Willard: … and people who are running a bank or a school, or functioning in government, maybe even in the military. What we need is more examples of people who actually have character that is Christlike. Isaiah brought up this problem of people whose lips are "near me" but their heart is "hard toward me"; Jesus also talked about it. Spiritual formation is for developing a heart that is one with God—whether you're in a lush hotel suite or down on the street. The business of the church is to bring that about.

A heart that is one with God— sounds like a tall order.

Willard: We're not talking about perfection; we're talking about doing a lot better. Forget about perfection. We're just talking about learning to do the things that Jesus is favorable toward and doing it out of a heart that has been changed into his.

You two have been friends for a long time. Tell me how you glimpsed the character of Christ being formed in each other.

Foster: In the early '70s, Dallas and I were members of a small group of men who met every week. We became aware that Dallas, who was driving this old beat-up Volkswagen, needed tires. So we decided to buy a set of tires for him without telling him.

We went up to his home with these four tires. We're feeling very righteous about this. I'm thinking, Oh, isn't this wonderful. He'll gush over this. What was I doing? I was thinking of how I'm going to put him into my debt. When we presented these four tires, he said, "Oh, thank you very much. I needed those." That was it. He hadn't said anything else. Not any sense of, "Oh, I'll pay you back." That reaction set me free from this game of tit-for-tat, "I scratch your back; you scratch my back."

Willard: For his part, Richard has a discipline of simplicity. It comes out of his tradition as a Quaker. It is so deeply rooted and so pervasive. It's one reason things go so well in conferences: He does not put on. The Quaker writer George Fox—a mentor for both of us—talked about taking people off of men and putting them onto Christ. That's what you see in Richard. He doesn't care to be noticed, and, despite his notoriety, he can actually pay attention to people.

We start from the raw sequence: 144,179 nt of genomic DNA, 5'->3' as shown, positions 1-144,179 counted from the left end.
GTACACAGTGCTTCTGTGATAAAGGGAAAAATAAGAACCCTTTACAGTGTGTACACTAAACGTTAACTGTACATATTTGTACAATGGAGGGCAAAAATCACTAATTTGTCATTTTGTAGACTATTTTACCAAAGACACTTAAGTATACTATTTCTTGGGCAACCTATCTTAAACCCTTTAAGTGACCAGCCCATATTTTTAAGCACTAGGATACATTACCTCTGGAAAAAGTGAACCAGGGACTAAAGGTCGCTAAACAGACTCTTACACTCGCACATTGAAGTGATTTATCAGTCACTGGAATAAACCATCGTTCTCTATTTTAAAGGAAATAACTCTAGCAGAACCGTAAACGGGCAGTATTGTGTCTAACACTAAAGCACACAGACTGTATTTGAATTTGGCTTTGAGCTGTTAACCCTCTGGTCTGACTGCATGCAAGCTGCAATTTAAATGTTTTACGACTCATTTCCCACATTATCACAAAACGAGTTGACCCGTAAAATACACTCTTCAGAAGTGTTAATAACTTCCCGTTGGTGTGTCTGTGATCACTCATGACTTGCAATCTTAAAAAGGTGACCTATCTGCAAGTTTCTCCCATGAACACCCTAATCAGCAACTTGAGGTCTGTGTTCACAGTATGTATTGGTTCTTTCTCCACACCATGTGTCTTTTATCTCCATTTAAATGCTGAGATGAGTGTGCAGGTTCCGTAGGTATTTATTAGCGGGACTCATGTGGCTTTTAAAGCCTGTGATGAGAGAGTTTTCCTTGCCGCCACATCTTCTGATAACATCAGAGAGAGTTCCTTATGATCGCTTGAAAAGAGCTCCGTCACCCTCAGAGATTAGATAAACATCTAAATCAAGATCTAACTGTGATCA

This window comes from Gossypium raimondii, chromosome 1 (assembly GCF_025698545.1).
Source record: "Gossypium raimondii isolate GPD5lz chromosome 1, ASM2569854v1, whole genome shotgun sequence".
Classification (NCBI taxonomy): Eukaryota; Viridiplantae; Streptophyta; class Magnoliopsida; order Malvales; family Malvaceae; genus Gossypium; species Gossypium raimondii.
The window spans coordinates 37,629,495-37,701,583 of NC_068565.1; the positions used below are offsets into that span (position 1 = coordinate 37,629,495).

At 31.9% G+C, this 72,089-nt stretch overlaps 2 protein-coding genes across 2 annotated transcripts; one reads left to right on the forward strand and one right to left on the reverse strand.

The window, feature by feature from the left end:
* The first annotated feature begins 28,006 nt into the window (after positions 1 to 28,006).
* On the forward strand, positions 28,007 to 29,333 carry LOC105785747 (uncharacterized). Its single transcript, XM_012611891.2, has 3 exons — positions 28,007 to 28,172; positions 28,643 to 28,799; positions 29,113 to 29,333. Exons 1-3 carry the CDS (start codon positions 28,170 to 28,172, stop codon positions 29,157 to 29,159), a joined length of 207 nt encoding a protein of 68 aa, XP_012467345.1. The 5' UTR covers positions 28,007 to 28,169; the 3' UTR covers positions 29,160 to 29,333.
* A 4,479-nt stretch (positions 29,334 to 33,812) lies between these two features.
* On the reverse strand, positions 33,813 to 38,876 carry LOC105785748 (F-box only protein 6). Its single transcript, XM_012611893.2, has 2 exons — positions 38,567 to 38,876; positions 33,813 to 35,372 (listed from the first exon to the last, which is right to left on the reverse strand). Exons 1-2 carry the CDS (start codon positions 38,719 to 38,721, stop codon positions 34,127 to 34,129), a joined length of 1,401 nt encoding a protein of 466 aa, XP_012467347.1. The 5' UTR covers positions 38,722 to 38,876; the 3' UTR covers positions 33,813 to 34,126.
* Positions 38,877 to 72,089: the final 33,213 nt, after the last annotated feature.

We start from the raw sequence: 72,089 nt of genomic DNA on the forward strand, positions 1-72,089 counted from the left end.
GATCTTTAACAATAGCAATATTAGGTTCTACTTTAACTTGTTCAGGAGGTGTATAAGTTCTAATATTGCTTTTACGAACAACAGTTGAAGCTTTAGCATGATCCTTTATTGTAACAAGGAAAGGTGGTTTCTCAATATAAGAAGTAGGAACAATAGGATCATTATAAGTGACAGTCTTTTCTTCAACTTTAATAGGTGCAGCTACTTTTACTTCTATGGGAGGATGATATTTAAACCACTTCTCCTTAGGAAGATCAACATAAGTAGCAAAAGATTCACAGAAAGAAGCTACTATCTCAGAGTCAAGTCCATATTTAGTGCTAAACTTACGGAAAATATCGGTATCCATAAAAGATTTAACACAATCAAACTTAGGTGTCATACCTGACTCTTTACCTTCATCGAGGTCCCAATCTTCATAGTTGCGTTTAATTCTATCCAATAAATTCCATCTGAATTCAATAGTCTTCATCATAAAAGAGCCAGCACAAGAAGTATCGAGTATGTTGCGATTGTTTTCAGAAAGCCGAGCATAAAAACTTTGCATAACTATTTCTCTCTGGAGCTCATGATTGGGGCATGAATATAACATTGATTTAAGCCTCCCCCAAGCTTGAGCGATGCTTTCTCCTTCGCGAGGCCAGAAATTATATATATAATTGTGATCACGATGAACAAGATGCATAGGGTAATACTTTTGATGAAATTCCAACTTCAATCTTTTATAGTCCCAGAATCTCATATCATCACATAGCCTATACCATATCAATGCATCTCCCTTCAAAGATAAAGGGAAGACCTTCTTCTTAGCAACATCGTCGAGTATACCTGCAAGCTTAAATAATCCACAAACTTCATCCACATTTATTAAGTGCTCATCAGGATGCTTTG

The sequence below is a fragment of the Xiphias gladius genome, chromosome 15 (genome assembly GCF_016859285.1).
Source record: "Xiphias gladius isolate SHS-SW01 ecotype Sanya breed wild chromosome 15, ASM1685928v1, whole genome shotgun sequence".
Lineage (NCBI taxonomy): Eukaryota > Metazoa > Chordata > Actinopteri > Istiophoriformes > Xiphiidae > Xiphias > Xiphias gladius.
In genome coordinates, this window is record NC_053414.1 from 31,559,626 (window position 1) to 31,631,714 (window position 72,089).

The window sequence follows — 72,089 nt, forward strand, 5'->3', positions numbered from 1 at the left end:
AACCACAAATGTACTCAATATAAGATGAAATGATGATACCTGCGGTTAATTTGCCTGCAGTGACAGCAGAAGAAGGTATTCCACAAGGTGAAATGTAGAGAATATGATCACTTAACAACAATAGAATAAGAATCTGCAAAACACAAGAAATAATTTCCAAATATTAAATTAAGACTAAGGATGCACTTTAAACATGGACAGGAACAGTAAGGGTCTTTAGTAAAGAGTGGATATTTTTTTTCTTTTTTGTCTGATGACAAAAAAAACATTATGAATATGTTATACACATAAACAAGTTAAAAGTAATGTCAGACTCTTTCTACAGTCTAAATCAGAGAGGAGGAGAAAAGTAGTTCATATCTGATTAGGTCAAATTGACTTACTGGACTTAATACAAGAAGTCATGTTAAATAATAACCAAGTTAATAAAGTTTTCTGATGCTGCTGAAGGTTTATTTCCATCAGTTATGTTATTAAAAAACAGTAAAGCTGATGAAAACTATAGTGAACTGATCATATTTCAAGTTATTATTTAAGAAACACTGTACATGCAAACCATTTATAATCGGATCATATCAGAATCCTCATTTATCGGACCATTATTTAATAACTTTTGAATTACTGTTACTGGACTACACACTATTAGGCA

In what context do Renovaré spiritual formation groups usually function?

Foster: They're sometimes organized by churches. Sometimes there will be people at our conferences who will find each other and begin to meet together. Sometimes they go to the same church; sometimes they don't. Some group members don't go to any church. It doesn't matter.

So you don't stress the importance of being connected to the local church?

Foster: We bless the organized church structures and their meetings. But if there are 10,000 others that meet outside of these ecclesiastical structures, that's wonderful too. The kingdom of God moves forward in lots and lots of ways.

Willard: One of the limitations of the megachurch is that it cannot be mega enough. You cannot take all the people to church.

But if we're really concerned about reaching the world for Christ, we have to bring the church—which is the people of God—to permeate society. You can't tie it to a building. That's where we started. We went to buildings, but it was about community. It was Christ coming upon preexisting community and redeeming it where it was.

The current interest in spiritual formation is part fad and part timeless. How much staying power do you think it has?

Foster: We don't know yet whether people are going to take this seriously enough to where it really sinks down into the deep habit structures of life. You can't hope to accomplish in 40 days what it takes 40 years to do. There has to be a willingness for barren day after barren day after barren day, a willingness for new forms of worship, new forms of living.

Thursday, September 15, 2005

Words to Thoughts and Feelings

This is probably one of the most articulate articles I've read in regards to the "new thing" God is doing. Most of these God's hit on for myself, and I found myself saying, "Dude. Yeah." quite often. The last three points are probably the ones that I haven't really grasped yet.

- by Wolfgang Simson.

God is changing the Church, and that, in turn, will change the world. Millions of Christians around the world are aware of an imminent reformation of global proportions. They say, in effect: "Church as we know it is preventing Church as God wants it." A growing number of them are surprisingly hearing God say the very same things. There is a collective new awareness of age-old revelations, a corporate spiritual echo. In the following "15 Theses" I will summarize a part of this, and I am convinced that it reflects a part of what the Spirit of God is saying to the Church today. For some, it might be the proverbial fist-sized cloud on Elijah's sky. Others already feel the pouring rain.

Fifteen Theses towards a Re-Incarnation of Church

1. Church is a Way of Life, not a series of religious meetings.